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  Opinion   Edit  27 Dec 2022  AA Edit | China ties can’t be normal if border is at boiling point

AA Edit | China ties can’t be normal if border is at boiling point

THE ASIAN AGE.
Published : Dec 27, 2022, 11:29 pm IST
Updated : Dec 27, 2022, 11:29 pm IST

India can see no logic in China’s approach of seeking normality in ties in all other areas while the border is kept at boiling point

Of greater concern now for India is the latest twist in power politics in Nepal leading to the CPN (Maoist Centre)’s Pushpa Kamal Dahal “Prachanda” becoming the Prime Minister, in a coalition agreement with the CPN (Unified Marxist Leninist) led by K.P. Oli, who will clearly have the upper hand.  — AFP
 Of greater concern now for India is the latest twist in power politics in Nepal leading to the CPN (Maoist Centre)’s Pushpa Kamal Dahal “Prachanda” becoming the Prime Minister, in a coalition agreement with the CPN (Unified Marxist Leninist) led by K.P. Oli, who will clearly have the upper hand. — AFP

A year of uneasy calm on the border with China shattered with a major clash in Yangste in the Tawang sector of Arunachal Pradesh in December. The event was seen by India as a real indicator of China’s intentions in keeping the pot boiling on the frontier. It was anachronistic then that Chinese foreign minister Wang Yi, in his roundup of China’s foreign relations in 2022, should continue to offer to work with India for a steady growth of ties.

India can see no logic in China’s approach of seeking normality in ties in all other areas while the border is kept at boiling point with China strenuously building up infrastructure and doing little about the aggressive behaviour of its troops. India’s troop numbers have also been rising proportionately on the border ever since the Galwan clashes took place in the summer of 2020.

Wang Yi’s comment that both countries are committed to upholding stability in the border areas does not stand scrutiny when China has been ratcheting up tension and creating new flashpoints all along the border from Ladakh through Sikkim, the Doklam plateau, Uttarakhand, Arunachal Pradesh and strategic trijunction points with Bhutan and Nepal.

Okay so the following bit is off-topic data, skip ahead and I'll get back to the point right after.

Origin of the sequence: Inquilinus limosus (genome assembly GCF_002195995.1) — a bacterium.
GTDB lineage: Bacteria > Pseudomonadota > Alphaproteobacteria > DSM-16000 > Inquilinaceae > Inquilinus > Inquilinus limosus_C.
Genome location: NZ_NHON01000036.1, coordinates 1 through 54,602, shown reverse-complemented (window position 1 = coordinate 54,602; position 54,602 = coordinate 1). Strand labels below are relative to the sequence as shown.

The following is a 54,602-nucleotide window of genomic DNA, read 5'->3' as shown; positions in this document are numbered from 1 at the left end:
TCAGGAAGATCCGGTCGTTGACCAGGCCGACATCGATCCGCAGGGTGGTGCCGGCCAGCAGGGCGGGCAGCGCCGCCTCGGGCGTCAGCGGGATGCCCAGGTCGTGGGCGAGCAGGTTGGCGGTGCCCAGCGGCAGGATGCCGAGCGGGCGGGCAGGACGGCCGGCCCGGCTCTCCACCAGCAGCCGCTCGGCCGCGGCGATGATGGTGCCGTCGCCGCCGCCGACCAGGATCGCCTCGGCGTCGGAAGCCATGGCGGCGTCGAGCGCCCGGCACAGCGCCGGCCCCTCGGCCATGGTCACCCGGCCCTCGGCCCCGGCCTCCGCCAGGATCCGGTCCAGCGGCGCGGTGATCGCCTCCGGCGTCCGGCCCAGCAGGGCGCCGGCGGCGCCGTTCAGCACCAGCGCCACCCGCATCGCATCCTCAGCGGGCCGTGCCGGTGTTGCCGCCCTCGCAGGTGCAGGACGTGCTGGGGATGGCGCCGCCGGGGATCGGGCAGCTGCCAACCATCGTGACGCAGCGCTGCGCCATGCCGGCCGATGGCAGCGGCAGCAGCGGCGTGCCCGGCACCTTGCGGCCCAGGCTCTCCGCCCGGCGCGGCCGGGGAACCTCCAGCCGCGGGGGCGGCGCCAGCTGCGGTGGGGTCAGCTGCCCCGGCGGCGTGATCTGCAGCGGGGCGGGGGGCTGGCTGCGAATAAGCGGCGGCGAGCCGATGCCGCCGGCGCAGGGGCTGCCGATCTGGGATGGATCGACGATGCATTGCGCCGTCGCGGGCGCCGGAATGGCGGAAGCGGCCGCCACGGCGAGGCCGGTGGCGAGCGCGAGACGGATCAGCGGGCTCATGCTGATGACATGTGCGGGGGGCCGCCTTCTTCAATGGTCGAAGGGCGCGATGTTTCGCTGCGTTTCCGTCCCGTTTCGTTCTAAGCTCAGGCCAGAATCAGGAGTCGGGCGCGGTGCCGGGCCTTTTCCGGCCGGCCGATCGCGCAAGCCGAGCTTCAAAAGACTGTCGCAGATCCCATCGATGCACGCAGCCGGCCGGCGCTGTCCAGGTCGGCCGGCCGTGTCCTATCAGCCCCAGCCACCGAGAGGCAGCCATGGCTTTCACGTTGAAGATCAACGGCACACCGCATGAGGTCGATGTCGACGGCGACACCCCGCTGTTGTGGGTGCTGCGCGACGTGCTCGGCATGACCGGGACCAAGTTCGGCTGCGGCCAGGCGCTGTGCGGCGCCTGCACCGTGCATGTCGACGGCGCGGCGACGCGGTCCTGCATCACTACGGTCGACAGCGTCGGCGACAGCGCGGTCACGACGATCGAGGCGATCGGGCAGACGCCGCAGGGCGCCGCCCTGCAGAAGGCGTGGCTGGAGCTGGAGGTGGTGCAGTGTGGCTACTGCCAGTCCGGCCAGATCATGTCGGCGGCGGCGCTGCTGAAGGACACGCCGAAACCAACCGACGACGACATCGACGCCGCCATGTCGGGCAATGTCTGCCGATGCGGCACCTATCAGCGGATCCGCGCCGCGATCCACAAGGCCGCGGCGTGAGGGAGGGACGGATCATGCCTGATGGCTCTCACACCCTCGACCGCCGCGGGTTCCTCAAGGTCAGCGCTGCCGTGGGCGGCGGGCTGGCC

True, there have been military commander-level talks, as many as 17 of them at the corps commanders’ level, but showing few tangible results, apart from India being outfoxed in the initial negotiations to first surrender the strategic advantage of the heights overlooking the Galwan Valley while pulling back to old positions along the LAC. A similar spirit driving any mutual pullback in many other areas of conflagration has not been seen at the table. The only relief is that the talks are continuing.

Little perspicacity is needed to divine that India’s resources by way of Army deployment is stretched across two long fronts, along the LoC facing Pakistan, in Ladakh and in several other fronts facing China all along the LAC. Besides, fighter jets have also to be stationed closer to the borders as well as more equipment and drones used in enhanced surveillance of the kind that may have helped India sense PLA’s intentions in Tawang.

Of greater concern now for India is the latest twist in power politics in Nepal leading to the CPN (Maoist Centre)’s Pushpa Kamal Dahal “Prachanda” becoming the Prime Minister, in a coalition agreement with the CPN (Unified Marxist Leninist) led by K.P. Oli, who will clearly have the upper hand. At a time when greater interplay is anticipated of Chinese, American and Indian influences in Nepal, India must look sharp enough in talking to all sides in Nepali politics.

It is to China’s advantage that India is unable to correct trade imbalance, though the deficit had declined to a five-year low of $45.8 billion in the first pandemic year of 2020 but since then has been widening again, soaring to over $75 billion in 2022. Countering China’s military belligerence, which extends to the Indian and Pacific Oceans leading to grave threat perceptions in Taiwan and even Japan, is a hard enough task. And India must try to do that while importing freely from China an array of goods, right down to mobile phones.

An extremely tense calendar year may be ending, but the pressures will remain, and India will continue to pay the price of vigilance, lest its territorial integrity be further compromised.

Tags: chinese foreign minister wang yi, galwan valley, doklam plateau, ladakh, indo-china clash, pushpa kamal dahal “prachanda", yangste in tawang arunachal pradesh